Death of Joseph Smith
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Joseph Smith’s death was the culmination of perpetual persecution and conflict over the years. In 1832, Smith was tarred and feathered in Hiram, Ohio. Critics in Nauvoo, Illinois despised him for the practice of plural marriage, and his choice to run for the president of United States in 1844. When Smith destroyed the printing press for the Nauvoo Expositor for publishing a scathing article about the church, it was the last straw. Local authorities jailed Smith, his brother, and others for the act and held them in Carthage, Illinois. A mob broke into the jail and killed Smith as well as his brother. This occurred on June 27, 1844, making Smith a martyr at the age of 38.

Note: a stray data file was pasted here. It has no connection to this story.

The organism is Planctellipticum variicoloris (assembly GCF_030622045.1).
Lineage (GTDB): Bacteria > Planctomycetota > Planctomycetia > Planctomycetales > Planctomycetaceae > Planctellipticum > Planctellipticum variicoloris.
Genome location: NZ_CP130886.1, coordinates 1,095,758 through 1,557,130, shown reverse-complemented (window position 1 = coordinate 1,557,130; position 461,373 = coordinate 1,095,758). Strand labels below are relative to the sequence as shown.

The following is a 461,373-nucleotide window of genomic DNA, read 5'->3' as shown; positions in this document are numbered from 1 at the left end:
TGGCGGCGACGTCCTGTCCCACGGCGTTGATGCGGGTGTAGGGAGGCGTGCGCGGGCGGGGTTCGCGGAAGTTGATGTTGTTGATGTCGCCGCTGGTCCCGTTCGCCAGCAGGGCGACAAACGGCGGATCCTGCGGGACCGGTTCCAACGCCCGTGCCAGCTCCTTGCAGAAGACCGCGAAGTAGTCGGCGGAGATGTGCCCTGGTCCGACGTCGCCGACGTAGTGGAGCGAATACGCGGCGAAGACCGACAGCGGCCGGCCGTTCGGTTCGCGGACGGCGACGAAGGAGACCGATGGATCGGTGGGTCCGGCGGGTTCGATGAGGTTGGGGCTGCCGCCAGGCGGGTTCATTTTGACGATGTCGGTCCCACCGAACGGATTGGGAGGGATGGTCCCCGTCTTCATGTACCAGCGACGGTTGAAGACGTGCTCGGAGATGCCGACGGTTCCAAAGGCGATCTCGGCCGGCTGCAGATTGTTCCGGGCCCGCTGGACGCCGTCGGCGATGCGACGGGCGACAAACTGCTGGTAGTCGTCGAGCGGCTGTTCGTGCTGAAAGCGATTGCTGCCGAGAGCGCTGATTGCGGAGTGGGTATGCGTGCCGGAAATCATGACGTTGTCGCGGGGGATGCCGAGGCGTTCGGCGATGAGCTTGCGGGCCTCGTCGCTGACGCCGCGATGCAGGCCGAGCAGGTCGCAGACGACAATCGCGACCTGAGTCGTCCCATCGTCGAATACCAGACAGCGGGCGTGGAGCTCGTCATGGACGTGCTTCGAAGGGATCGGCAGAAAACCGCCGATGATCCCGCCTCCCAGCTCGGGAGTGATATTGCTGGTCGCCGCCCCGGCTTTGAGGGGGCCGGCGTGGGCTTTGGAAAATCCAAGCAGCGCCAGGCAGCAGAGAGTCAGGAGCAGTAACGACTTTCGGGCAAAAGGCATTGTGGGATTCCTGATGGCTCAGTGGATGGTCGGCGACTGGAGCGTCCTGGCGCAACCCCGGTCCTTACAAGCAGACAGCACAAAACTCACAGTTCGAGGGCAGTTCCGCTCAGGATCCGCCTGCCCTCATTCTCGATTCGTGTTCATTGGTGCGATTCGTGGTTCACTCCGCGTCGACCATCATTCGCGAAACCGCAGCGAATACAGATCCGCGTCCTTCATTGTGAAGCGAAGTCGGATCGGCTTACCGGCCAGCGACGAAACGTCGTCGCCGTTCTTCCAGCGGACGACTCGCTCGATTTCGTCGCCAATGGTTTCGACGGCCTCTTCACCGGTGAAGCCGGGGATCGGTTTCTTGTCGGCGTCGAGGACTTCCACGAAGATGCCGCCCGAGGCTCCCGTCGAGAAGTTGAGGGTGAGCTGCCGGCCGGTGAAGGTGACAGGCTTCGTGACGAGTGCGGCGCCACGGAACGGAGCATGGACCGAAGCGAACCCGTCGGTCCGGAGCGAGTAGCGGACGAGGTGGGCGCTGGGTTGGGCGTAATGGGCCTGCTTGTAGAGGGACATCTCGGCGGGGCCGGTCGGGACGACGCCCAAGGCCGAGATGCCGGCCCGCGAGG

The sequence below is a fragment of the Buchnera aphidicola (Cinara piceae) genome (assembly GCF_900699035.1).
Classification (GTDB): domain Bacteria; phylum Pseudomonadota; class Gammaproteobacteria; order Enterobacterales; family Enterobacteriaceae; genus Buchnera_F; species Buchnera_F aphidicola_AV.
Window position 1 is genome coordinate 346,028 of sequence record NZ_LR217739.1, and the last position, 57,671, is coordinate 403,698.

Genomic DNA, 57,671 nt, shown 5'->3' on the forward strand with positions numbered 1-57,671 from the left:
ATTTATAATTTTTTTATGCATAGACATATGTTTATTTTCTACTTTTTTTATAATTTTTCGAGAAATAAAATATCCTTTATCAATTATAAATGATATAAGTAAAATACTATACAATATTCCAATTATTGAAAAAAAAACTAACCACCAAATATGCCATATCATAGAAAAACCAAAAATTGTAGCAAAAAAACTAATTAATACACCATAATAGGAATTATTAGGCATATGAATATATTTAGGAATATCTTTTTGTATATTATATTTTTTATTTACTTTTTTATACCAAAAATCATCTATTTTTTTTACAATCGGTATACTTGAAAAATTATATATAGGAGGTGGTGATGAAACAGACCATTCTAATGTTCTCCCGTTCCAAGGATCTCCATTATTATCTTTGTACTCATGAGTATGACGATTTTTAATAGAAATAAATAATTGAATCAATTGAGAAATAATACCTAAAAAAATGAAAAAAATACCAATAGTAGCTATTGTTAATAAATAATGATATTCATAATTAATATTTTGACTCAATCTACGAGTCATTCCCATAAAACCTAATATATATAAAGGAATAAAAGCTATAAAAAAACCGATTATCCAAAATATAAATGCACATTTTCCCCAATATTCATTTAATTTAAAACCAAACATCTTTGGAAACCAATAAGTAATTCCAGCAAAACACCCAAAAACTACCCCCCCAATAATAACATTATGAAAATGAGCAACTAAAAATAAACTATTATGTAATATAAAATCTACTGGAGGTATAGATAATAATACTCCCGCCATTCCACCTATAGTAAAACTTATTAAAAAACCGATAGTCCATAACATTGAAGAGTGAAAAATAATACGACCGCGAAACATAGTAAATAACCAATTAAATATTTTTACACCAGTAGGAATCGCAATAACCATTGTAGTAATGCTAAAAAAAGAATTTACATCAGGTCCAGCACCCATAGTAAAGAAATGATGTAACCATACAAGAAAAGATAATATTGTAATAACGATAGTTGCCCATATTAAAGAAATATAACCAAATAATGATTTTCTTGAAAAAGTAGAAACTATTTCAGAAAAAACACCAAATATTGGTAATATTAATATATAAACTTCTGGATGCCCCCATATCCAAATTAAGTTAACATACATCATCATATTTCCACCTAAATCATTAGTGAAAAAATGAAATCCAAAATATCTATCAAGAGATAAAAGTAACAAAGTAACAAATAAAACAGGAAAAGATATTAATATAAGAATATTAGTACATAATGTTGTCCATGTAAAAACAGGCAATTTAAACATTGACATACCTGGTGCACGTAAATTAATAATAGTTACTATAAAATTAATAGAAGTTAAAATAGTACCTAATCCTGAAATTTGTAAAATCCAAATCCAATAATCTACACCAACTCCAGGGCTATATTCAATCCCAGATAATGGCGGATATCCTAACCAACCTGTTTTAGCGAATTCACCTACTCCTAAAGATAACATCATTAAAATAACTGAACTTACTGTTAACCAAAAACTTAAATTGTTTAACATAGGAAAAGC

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Smith, Joseph

Death of Joseph Smith- Internet Archive

Joseph Smith portrait- National Portrait Gallery Smithsonian Insitution- gift of the Reorganized Church of Jesus Christ of Latter-Day Saints, Independence, Missouri

Hyrum Smith portrait 2- Internet Archive

Death of Joseph Smith 2- Internet Archive

Carthage jail- Internet Archive
Queen, Edward, Stephen Prothero and Gardiner Shattuck, 1996. The Encyclopedia of American Religious History. New York: Facts on File.
Web Page Contributor
Benjamin T. Gurrentz
Affliated with: Pennsylvania State University, Ph.D. in Sociology

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